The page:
Consider the idea of establishing weekly family meetings where you can think together with your teen on any challenges that arose during the week.
I understand that everyone’s schedule is already full, and this is one more thing to add to that equation. However, just like preventative health practices, coming together as a family for a Sunday night dinner and a chat might make the difference between a year of greater connection and cooperation, or a year that mirrors the last.
Keep the meeting brief. Kindness is key. Be sure to model patience and a collaborative spirit. Remember, your teen is watching and learning from you. The intention is to create the time and space to work through challenges your family is encountering, individually, or as a unit.
You can begin with everyone sharing one “win” from their week and one “bump in the road.” This is the time to simply empathize, without advice. Then each person can be invited to bring up one item that they would like discuss. You may decide to tackle the easiest issues first, but if there is a pressing issue, that can also be a good starting place.
The person sharing has a couple of minutes to present their topic. Then, each family member can ask for clarification, and/or give a helpful suggestion. At the end of the collaborative feedback, the person initially sharing can summarize his/her options and decide how they would like to proceed during the coming week. Some topics may come up for multiple weeks, as trial and error reveals more effective options.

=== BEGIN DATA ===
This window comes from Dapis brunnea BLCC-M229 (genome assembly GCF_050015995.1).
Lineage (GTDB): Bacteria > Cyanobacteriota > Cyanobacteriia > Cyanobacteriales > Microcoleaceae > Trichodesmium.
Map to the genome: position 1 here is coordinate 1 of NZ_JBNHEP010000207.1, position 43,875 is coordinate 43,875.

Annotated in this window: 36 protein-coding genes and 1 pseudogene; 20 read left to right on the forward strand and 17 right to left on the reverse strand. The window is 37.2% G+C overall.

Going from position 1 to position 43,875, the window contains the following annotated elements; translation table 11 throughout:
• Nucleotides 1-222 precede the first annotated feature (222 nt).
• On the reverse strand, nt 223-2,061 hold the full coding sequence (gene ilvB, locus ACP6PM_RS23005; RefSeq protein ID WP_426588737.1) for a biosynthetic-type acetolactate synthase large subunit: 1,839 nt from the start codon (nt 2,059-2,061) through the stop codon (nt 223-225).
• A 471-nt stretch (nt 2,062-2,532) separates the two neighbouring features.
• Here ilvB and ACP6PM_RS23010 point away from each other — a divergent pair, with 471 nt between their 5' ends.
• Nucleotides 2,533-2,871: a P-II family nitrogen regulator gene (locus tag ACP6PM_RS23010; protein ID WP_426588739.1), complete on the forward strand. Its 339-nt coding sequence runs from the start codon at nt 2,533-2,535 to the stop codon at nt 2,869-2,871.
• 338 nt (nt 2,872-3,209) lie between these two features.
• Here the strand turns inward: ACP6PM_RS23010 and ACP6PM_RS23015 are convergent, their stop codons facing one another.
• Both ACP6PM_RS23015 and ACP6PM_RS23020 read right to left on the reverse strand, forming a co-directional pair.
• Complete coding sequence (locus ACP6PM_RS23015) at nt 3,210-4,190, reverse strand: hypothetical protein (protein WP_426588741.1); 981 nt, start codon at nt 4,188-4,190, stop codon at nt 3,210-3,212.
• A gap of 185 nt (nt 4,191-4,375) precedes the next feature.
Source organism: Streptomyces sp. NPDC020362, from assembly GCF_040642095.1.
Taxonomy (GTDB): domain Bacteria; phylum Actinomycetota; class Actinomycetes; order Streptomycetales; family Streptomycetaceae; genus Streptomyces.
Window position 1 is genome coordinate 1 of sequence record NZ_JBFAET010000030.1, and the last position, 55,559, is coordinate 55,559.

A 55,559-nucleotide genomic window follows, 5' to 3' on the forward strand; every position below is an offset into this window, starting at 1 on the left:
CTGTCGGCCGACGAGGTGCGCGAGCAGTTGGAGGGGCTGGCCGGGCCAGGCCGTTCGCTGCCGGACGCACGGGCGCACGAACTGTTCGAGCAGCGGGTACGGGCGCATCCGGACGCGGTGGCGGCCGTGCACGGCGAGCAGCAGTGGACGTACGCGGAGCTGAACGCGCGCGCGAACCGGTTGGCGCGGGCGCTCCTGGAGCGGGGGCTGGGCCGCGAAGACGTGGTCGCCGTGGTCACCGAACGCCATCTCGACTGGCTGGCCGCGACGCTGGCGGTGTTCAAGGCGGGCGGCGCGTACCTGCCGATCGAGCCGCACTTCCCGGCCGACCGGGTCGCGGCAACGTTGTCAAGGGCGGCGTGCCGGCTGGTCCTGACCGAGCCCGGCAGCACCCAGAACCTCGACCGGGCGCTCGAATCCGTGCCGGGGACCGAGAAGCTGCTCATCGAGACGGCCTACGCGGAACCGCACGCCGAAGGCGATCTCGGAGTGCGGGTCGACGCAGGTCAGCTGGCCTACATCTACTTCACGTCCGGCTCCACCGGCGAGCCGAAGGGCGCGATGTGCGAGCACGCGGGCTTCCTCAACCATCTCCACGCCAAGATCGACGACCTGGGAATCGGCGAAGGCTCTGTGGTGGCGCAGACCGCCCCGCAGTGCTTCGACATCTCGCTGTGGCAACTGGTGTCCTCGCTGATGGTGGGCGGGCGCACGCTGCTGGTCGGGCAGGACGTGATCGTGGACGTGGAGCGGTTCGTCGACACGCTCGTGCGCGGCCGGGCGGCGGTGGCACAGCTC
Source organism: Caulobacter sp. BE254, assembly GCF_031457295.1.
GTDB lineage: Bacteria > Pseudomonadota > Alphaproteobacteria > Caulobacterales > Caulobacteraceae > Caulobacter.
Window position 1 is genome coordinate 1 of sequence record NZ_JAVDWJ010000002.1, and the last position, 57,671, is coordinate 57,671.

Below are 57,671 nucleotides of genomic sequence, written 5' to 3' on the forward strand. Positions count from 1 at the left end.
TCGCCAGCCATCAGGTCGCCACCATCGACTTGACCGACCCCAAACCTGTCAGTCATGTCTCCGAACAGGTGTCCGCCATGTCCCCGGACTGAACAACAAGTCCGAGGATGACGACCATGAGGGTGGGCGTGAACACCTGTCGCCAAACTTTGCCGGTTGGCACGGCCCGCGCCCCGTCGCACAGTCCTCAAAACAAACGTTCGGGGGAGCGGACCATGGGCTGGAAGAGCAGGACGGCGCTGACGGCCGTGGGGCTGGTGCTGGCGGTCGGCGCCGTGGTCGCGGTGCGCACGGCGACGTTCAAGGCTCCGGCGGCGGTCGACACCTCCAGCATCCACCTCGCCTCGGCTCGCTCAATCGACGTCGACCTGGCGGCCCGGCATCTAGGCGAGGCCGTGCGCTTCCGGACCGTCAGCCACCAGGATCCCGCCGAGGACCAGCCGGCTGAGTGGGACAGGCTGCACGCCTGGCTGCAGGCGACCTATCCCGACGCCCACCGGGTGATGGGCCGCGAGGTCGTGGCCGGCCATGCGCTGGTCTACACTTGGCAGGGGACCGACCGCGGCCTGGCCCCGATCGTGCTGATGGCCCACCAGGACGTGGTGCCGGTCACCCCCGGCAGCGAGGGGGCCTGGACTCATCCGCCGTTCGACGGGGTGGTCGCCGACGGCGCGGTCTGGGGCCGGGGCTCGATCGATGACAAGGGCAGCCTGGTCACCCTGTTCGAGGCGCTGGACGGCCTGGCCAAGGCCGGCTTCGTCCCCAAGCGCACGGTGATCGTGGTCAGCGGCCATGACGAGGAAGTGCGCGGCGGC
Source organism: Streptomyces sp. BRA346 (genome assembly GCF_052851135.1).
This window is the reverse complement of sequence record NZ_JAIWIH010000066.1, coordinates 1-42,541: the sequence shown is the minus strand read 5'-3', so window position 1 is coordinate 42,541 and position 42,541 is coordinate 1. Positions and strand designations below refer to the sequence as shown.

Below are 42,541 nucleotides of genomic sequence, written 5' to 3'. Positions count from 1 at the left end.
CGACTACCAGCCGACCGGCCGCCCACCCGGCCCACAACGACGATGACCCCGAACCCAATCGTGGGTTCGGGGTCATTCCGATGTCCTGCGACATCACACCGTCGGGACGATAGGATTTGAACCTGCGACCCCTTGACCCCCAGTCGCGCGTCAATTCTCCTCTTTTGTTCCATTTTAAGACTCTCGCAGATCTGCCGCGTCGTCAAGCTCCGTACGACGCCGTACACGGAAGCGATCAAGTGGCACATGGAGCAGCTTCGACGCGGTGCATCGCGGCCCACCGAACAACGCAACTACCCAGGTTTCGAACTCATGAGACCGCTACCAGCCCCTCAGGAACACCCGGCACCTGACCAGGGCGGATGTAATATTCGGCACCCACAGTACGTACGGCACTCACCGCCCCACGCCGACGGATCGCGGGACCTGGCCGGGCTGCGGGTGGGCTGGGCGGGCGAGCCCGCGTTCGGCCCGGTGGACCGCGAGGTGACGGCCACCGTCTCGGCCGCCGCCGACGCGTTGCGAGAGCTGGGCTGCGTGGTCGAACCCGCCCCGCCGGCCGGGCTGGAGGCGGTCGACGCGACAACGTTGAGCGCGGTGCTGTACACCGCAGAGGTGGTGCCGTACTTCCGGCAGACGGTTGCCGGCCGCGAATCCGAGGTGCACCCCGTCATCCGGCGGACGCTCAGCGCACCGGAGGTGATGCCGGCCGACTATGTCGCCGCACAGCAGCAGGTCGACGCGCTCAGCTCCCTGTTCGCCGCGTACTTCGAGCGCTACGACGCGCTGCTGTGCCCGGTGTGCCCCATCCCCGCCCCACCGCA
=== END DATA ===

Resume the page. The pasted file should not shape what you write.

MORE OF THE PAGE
One example is a parent requesting their teen take responsibility for leaving on time for school. One option may be to set a morning alarm, instead of relying on mom to wake them up. Another option might be going to bed sooner at night. Another option might be taking a shower the night before, and laying out one’s clothes ahead of time such that all that is required is to roll out of bed, get dressed, eat breakfast and go.
Each family has its own style – and personalities. I have noticed that families function better when they act as a team, listening to each other, helping each other, and reinforcing/ strengthening their connection a regular basis. If your family is struggling, I can definitely help! Call today for more information.
Taking the Trouble out of the Teen Years
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